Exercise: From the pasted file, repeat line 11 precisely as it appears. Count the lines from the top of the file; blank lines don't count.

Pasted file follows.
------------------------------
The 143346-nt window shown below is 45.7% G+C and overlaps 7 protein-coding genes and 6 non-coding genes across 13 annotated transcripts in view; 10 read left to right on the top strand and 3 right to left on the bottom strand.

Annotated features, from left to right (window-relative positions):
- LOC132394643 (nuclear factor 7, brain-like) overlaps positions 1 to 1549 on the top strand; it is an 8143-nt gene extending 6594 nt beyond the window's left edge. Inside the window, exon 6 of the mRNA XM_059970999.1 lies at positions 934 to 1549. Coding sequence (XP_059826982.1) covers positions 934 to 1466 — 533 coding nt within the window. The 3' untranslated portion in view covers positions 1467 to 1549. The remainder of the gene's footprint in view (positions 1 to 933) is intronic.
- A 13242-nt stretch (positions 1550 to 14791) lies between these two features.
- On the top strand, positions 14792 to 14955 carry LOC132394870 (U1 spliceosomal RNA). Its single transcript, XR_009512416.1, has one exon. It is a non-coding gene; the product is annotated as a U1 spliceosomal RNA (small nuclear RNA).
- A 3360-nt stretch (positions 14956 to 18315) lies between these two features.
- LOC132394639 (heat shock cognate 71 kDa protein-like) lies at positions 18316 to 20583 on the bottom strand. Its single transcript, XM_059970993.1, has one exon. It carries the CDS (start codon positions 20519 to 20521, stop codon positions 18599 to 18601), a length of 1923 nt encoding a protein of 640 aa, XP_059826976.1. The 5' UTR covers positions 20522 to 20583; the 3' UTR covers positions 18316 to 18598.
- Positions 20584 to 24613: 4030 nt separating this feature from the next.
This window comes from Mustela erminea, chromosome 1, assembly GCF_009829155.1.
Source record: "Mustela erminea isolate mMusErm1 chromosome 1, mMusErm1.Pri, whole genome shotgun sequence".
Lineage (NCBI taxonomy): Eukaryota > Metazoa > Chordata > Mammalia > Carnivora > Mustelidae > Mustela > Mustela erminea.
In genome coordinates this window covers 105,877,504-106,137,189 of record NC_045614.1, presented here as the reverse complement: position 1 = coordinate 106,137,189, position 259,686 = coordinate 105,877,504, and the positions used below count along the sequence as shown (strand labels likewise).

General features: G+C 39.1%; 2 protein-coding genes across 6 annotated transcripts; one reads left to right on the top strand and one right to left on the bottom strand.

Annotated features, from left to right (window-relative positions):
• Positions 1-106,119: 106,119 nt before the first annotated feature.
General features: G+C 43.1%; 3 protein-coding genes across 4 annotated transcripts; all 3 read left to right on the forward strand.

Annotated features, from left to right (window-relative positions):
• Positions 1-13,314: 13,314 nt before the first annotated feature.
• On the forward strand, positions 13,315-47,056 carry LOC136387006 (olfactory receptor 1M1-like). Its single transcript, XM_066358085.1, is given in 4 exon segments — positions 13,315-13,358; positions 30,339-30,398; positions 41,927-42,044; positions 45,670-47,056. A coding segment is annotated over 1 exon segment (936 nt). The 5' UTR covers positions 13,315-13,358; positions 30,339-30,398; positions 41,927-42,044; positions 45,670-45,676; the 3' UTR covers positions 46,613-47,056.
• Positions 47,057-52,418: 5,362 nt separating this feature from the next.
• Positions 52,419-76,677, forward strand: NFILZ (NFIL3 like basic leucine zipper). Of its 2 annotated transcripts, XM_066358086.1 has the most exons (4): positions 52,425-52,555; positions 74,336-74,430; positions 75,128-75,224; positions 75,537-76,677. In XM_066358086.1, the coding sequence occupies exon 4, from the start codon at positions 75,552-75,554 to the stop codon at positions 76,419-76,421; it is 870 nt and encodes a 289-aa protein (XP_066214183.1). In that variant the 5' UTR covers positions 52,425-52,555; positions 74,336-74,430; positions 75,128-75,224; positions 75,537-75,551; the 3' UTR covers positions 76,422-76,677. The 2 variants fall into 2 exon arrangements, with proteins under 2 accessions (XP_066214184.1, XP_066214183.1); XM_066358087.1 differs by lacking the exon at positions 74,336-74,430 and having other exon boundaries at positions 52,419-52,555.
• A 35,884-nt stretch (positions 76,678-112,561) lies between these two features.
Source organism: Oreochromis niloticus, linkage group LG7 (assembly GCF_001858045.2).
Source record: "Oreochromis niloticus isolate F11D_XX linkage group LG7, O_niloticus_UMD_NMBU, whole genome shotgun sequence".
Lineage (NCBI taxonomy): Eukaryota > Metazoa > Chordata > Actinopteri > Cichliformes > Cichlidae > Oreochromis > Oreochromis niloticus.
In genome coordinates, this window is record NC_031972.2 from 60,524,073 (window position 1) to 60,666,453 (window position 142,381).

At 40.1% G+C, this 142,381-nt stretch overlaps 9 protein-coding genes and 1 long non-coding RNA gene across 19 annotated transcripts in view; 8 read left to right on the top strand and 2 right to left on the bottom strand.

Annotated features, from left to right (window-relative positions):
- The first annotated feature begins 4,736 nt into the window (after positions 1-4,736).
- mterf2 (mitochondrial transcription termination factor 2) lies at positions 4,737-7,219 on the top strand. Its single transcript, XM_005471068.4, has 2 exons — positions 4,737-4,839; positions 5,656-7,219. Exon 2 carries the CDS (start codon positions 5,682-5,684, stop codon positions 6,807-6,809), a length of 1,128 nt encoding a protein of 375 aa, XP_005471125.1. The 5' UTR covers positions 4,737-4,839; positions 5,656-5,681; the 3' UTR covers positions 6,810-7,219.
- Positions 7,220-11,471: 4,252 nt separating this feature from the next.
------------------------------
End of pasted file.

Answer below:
Lineage (NCBI taxonomy): Eukaryota > Metazoa > Chordata > Mammalia > Carnivora > Mustelidae > Mustela > Mustela erminea.